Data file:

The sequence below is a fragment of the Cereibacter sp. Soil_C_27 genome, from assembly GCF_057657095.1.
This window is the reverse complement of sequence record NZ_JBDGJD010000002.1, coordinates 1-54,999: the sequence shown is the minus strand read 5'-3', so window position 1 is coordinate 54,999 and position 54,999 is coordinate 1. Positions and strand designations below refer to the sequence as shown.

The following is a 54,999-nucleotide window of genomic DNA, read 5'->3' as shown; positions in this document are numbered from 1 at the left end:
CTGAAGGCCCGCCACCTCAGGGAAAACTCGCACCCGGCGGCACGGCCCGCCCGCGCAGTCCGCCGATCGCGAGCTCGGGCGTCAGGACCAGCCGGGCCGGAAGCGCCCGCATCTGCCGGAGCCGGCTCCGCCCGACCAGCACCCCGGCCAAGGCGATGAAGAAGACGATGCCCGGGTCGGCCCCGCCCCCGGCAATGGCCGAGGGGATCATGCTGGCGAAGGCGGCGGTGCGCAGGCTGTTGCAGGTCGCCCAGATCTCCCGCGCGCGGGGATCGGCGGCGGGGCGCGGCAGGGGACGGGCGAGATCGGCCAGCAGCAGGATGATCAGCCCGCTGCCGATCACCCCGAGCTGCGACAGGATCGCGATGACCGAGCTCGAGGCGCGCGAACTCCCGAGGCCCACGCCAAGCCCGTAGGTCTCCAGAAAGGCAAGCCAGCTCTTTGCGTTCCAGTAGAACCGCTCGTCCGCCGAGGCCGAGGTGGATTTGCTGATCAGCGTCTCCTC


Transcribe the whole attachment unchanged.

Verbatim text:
The sequence below is a fragment of the Cereibacter sp. Soil_C_27 genome, from assembly GCF_057657095.1.
This window is the reverse complement of sequence record NZ_JBDGJD010000002.1, coordinates 1-54,999: the sequence shown is the minus strand read 5'-3', so window position 1 is coordinate 54,999 and position 54,999 is coordinate 1. Positions and strand designations below refer to the sequence as shown.

The following is a 54,999-nucleotide window of genomic DNA, read 5'->3' as shown; positions in this document are numbered from 1 at the left end:
CTGAAGGCCCGCCACCTCAGGGAAAACTCGCACCCGGCGGCACGGCCCGCCCGCGCAGTCCGCCGATCGCGAGCTCGGGCGTCAGGACCAGCCGGGCCGGAAGCGCCCGCATCTGCCGGAGCCGGCTCCGCCCGACCAGCACCCCGGCCAAGGCGATGAAGAAGACGATGCCCGGGTCGGCCCCGCCCCCGGCAATGGCCGAGGGGATCATGCTGGCGAAGGCGGCGGTGCGCAGGCTGTTGCAGGTCGCCCAGATCTCCCGCGCGCGGGGATCGGCGGCGGGGCGCGGCAGGGGACGGGCGAGATCGGCCAGCAGCAGGATGATCAGCCCGCTGCCGATCACCCCGAGCTGCGACAGGATCGCGATGACCGAGCTCGAGGCGCGCGAACTCCCGAGGCCCACGCCAAGCCCGTAGGTCTCCAGAAAGGCAAGCCAGCTCTTTGCGTTCCAGTAGAACCGCTCGTCCGCCGAGGCCGAGGTGGATTTGCTGATCAGCGTCTCCTC